more infohttps://www.ebi.ac.uk/interpro/protein/P53124

Cyclin-dependent kinase 2 (P24941) | InterPro | EMBL-EBICyclin-dependent kinase 2 (P24941) | InterPro | EMBL-EBI

InterPro provides functional analysis of proteins by classifying them into families and predicting domains and important sites. We combine protein signatures from a number of member databases into a single searchable resource, capitalising on their individual strengths to produce a powerful integrated database and diagnostic tool.
more infohttp://www.ebi.ac.uk/interpro/protein/P24941

CCNI cyclin I [Homo sapiens (human)] - Gene - NCBICCNI cyclin I [Homo sapiens (human)] - Gene - NCBI

CYCLIN; Cyclin box fold. Protein binding domain functioning in cell-cycle and transcription control. Present in cyclins, TFIIB ... CYCLIN; Cyclin box fold. Protein binding domain functioning in cell-cycle and transcription control. Present in cyclins, TFIIB ... CYCLIN; Cyclin box fold. Protein binding domain functioning in cell-cycle and transcription control. Present in cyclins, TFIIB ... Cyclin I: a new cyclin encoded by a gene isolated from human brain. Nakamura T, et al. Exp Cell Res, 1995 Dec. PMID 7493655 ...
more infohttps://www.ncbi.nlm.nih.gov/gene/10983

The crystal structure of cyclin A.  - PubMed - NCBIThe crystal structure of cyclin A. - PubMed - NCBI

Comparison of the structure of the unbound cyclin with the structure of cyclin A complexed with CDK2 reveals that cyclin A does ... cyclin A-3, corresponding to residues 171-432 of human cyclin A. The cyclin box has an alpha-helical fold comprising five alpha ... Cyclins exhibit diverse sequences but all share homology over a region of approximately 100 amino acids, termed the cyclin box ... The structural results indicate a role for the cyclin-box fold both as a template for the cyclin family and as a generalised ...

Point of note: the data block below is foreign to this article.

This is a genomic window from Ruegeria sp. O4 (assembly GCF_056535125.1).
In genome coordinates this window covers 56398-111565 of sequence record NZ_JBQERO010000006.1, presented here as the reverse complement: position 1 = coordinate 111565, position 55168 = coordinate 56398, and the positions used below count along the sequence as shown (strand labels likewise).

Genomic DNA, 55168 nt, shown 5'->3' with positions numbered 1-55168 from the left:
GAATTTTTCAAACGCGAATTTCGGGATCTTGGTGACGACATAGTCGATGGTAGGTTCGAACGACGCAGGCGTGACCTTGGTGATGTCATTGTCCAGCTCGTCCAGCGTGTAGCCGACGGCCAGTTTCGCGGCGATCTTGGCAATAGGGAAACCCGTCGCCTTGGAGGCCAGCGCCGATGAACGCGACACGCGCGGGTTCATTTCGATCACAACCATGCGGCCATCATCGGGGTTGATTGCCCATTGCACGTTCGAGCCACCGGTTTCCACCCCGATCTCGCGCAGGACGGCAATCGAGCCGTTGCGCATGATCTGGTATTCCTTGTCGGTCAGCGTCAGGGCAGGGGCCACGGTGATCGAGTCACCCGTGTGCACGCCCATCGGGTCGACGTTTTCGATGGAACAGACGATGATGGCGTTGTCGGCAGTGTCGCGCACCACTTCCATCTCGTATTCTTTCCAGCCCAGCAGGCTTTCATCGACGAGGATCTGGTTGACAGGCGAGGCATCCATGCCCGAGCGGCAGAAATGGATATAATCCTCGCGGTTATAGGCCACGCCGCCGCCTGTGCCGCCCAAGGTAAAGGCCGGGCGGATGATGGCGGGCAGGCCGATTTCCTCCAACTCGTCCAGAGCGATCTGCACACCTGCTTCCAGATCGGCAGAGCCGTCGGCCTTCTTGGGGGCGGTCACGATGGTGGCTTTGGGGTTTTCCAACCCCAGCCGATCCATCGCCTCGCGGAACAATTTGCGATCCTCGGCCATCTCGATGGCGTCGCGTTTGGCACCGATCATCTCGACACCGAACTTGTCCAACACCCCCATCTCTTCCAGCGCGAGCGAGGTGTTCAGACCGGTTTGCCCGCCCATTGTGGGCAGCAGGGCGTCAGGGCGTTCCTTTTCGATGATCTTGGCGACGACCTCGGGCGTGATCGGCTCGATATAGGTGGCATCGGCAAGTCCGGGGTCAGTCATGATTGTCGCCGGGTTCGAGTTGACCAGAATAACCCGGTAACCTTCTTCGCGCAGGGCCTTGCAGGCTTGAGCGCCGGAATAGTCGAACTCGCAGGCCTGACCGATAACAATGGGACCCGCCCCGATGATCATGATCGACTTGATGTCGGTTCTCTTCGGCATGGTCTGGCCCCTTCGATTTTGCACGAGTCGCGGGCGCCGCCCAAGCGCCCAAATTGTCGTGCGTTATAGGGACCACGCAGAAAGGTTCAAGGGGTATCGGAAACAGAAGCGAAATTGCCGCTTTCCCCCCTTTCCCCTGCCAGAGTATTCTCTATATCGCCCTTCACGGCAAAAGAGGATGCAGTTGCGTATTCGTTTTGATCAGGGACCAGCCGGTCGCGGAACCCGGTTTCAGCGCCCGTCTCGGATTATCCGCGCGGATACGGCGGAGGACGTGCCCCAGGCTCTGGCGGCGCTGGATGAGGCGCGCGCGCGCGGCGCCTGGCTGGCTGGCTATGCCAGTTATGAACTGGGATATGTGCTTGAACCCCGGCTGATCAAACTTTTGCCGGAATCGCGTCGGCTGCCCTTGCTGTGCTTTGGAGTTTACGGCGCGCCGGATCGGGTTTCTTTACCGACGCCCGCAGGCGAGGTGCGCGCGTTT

more infohttps://www.ncbi.nlm.nih.gov/pubmed/8591034?dopt=Abstract

Cyclin D1 Attenuates STAT3 | Science SignalingCyclin D1 Attenuates STAT3 | Science Signaling

Although cyclin D1 had no effect on STAT3 DNA binding, cyclin D1 did bind to the transcriptional activation domain of STAT3, ... Bienvenu et al. have found that cyclin D1, independent of cyclin-dependent kinase 4 (Cdk4) activity, can inhibit STAT3-mediated ... Endogenous cyclin D1 associated with STAT3 in cells treated for 2 hours after treatment with interleukin 6 (IL-6), an activator ... F. Bienvenu, H. Gascan, O. Coqueret, Cyclin D1 represses STAT3 activation through a Cdk4-independent mechanism. J. Biol. Chem. ...
more infohttps://stke.sciencemag.org/content/2001/83/tw5

Cyclin Dependent Kinase (CDK) Inhibitors | SpringerLinkCyclin Dependent Kinase (CDK) Inhibitors | SpringerLink

... the discovery of cyclin-dependent ki- nases (Cdks) ushered in a new era in the understanding of cell proliferation and its ... the cyclin), led to a simple model for cell cycle control. Modulation of cyclin accumulation, and thereby Cdk activation, was ... CDK CKI Zellzyklus biochemistry biology cancer cell cell cycle cellular differentiation cellular growth cyclin-dependent kinase ... More than 10 years ago, the discovery of cyclin-dependent ki- nases (Cdks) ushered in a new era in the understanding of cell ...
more infohttps://link.springer.com/book/10.1007/978-3-642-71941-7

Cyclin E ablation in the mouse.Cyclin E ablation in the mouse.

E type cyclins (E1 and E2) are believed to drive cell entry into the S phase. It is widely assumed that the two E type cyclins ... However, endoreplication of trophoblast giant cells and megakaryocytes is severely impaired in the absence of cyclin E. Cyclin ... Cyclin E ablation in the mouse.. Geng Y., Yu Q., Sicinska E., Das M., Schneider J.E., Bhattacharya S., Rideout W.M., Bronson R. ... These findings define a molecular function for E type cyclins in cell cycle reentry and reveal a differential requirement for ...
more infohttp://www.uniprot.org/citations/12941272

CCNA1 (cyclin A1)CCNA1 (cyclin A1)

... cyclin A1), Authors: Immacolata Vocca, Gianmarco Muzi, Francesca Pentimalli, Antonio Giordano. Published in: Atlas Genet ... Cyclin A2, also known as cyclin A, is the major A-type cyclin in mammals. Cyclin A1 primarily functions in the meiotic cell ... Schematic diagram of human cyclin A1. The positions of the cyclin box (with the two cyclin box folds) and the polyalanine ... Cyclin A1 belongs to the A-type cyclin family of proteins originally identified as 60 kDa polypeptides associated to CDK2 and ...